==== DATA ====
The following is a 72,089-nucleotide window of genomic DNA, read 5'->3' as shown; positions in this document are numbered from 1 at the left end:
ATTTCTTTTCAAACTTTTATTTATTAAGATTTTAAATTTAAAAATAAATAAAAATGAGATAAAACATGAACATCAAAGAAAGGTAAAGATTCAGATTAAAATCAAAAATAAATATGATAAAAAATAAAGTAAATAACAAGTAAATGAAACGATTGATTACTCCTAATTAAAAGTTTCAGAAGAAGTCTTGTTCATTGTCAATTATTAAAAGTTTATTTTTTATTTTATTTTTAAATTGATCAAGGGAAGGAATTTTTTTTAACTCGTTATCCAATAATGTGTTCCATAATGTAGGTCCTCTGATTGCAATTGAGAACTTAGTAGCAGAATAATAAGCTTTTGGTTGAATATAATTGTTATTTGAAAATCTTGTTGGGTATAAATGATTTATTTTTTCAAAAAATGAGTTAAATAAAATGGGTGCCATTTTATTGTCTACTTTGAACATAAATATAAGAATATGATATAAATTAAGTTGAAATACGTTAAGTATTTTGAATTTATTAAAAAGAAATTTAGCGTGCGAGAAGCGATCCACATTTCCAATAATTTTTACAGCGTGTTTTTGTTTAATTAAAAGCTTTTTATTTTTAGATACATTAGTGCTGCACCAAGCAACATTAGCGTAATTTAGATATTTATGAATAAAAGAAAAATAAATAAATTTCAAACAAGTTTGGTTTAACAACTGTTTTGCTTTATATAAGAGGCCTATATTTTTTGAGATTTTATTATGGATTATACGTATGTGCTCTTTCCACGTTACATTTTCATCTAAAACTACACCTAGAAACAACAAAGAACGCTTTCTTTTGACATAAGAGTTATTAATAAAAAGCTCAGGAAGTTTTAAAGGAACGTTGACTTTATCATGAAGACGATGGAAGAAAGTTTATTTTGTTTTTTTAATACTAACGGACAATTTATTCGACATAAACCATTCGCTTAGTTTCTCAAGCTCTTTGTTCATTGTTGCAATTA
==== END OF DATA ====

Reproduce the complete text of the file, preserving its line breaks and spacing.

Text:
The following is a 72,089-nucleotide window of genomic DNA, read 5'->3' as shown; positions in this document are numbered from 1 at the left end:
ATTTCTTTTCAAACTTTTATTTATTAAGATTTTAAATTTAAAAATAAATAAAAATGAGATAAAACATGAACATCAAAGAAAGGTAAAGATTCAGATTAAAATCAAAAATAAATATGATAAAAAATAAAGTAAATAACAAGTAAATGAAACGATTGATTACTCCTAATTAAAAGTTTCAGAAGAAGTCTTGTTCATTGTCAATTATTAAAAGTTTATTTTTTATTTTATTTTTAAATTGATCAAGGGAAGGAATTTTTTTTAACTCGTTATCCAATAATGTGTTCCATAATGTAGGTCCTCTGATTGCAATTGAGAACTTAGTAGCAGAATAATAAGCTTTTGGTTGAATATAATTGTTATTTGAAAATCTTGTTGGGTATAAATGATTTATTTTTTCAAAAAATGAGTTAAATAAAATGGGTGCCATTTTATTGTCTACTTTGAACATAAATATAAGAATATGATATAAATTAAGTTGAAATACGTTAAGTATTTTGAATTTATTAAAAAGAAATTTAGCGTGCGAGAAGCGATCCACATTTCCAATAATTTTTACAGCGTGTTTTTGTTTAATTAAAAGCTTTTTATTTTTAGATACATTAGTGCTGCACCAAGCAACATTAGCGTAATTTAGATATTTATGAATAAAAGAAAAATAAATAAATTTCAAACAAGTTTGGTTTAACAACTGTTTTGCTTTATATAAGAGGCCTATATTTTTTGAGATTTTATTATGGATTATACGTATGTGCTCTTTCCACGTTACATTTTCATCTAAAACTACACCTAGAAACAACAAAGAACGCTTTCTTTTGACATAAGAGTTATTAATAAAAAGCTCAGGAAGTTTTAAAGGAACGTTGACTTTATCATGAAGACGATGGAAGAAAGTTTATTTTGTTTTTTTAATACTAACGGACAATTTATTCGACATAAACCATTCGCTTAGTTTCTCAAGCTCTTTGTTCATTGTTGCAATTA